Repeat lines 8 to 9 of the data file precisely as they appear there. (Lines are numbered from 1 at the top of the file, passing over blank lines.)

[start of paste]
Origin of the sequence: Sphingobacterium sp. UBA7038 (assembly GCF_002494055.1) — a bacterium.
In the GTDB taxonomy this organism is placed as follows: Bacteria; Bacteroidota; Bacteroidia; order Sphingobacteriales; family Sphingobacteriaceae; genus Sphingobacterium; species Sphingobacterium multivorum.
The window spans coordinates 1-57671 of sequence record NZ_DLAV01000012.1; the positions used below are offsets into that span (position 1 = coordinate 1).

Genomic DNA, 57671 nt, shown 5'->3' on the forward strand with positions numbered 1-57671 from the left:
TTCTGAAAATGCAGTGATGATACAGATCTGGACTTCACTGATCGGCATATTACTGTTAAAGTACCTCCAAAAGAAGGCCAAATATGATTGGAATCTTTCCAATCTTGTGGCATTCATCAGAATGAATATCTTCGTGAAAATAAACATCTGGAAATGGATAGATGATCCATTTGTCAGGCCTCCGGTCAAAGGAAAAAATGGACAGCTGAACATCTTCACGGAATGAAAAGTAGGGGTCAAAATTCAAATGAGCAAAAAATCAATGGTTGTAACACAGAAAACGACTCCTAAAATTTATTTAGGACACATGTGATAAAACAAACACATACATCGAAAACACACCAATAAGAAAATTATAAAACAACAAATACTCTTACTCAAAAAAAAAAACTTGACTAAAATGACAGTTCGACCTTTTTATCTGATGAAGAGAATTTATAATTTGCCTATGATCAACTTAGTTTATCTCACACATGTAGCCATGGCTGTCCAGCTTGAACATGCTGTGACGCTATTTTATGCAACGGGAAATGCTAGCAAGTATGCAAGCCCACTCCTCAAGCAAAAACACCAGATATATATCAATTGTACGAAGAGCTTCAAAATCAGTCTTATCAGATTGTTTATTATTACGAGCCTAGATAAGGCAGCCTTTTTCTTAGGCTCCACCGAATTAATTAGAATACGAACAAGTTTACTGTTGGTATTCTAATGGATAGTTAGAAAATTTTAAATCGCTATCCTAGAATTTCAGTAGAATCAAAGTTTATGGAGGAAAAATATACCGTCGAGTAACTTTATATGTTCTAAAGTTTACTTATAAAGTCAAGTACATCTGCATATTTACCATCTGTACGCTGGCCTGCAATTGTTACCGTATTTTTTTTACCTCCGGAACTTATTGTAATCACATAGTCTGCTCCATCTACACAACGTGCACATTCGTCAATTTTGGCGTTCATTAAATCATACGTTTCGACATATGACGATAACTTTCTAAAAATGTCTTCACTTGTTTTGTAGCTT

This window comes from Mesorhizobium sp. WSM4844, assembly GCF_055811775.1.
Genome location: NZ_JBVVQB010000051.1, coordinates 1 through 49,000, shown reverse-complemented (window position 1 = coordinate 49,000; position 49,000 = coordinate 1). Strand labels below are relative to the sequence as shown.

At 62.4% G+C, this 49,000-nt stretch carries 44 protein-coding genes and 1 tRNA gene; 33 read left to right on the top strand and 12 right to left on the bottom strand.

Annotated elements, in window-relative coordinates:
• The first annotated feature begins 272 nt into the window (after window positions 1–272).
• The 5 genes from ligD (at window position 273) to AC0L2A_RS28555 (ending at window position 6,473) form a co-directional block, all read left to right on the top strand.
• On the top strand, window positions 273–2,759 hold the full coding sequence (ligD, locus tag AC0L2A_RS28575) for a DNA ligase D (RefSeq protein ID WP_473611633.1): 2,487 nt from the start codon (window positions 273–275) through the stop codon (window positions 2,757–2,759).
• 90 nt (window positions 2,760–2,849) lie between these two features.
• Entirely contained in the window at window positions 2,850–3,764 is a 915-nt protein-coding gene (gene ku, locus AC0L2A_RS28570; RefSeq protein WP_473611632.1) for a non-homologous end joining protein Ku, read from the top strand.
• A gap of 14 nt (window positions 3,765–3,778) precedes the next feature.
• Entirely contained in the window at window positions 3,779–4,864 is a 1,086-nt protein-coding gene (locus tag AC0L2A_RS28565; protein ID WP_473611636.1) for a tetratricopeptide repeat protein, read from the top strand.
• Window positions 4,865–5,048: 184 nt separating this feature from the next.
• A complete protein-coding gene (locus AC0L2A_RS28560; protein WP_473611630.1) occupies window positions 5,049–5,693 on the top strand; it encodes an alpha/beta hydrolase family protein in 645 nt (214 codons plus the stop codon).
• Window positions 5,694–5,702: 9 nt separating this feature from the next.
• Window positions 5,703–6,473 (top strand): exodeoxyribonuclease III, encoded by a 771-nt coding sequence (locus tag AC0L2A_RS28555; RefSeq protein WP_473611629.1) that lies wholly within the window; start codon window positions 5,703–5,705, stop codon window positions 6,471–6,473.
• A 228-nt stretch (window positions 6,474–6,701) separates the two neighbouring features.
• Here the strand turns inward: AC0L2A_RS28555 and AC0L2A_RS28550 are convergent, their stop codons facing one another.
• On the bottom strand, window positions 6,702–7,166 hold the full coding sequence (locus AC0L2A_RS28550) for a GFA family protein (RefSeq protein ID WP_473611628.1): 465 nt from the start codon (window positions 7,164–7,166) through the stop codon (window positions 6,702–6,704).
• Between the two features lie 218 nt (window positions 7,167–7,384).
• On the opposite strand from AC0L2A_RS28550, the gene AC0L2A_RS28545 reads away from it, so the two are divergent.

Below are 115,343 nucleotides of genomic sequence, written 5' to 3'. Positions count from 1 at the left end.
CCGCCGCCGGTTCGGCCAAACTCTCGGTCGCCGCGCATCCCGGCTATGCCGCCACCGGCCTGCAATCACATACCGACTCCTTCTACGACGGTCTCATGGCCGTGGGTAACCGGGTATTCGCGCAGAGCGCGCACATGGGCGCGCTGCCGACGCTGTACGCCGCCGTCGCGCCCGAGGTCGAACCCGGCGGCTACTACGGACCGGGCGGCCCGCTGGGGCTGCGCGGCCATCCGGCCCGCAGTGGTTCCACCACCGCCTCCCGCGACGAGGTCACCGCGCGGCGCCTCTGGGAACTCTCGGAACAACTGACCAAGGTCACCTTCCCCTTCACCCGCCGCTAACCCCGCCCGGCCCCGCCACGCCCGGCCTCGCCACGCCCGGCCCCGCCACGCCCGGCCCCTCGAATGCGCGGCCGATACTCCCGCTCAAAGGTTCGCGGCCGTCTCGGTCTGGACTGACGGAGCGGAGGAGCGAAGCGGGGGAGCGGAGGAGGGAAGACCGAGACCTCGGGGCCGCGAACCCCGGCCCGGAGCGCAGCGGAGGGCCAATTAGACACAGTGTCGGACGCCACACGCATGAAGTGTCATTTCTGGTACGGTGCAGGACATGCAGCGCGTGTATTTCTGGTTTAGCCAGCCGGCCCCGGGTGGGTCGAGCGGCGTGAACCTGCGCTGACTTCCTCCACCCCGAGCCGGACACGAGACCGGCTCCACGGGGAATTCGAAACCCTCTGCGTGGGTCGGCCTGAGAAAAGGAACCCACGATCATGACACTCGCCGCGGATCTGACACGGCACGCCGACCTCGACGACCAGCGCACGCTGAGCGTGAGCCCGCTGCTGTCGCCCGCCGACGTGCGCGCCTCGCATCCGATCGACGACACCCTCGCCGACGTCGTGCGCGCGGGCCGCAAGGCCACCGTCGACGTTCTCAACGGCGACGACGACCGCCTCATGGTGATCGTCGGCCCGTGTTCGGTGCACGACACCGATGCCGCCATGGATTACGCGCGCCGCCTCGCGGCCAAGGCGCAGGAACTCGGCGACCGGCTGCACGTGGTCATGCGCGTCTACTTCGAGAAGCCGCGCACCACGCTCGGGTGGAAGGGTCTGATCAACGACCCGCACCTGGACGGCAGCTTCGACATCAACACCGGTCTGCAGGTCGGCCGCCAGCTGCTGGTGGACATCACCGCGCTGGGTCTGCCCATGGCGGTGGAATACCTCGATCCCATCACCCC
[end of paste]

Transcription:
At 62.4% G+C, this 49,000-nt stretch carries 44 protein-coding genes and 1 tRNA gene; 33 read left to right on the top strand and 12 right to left on the bottom strand.

Annotated elements, in window-relative coordinates: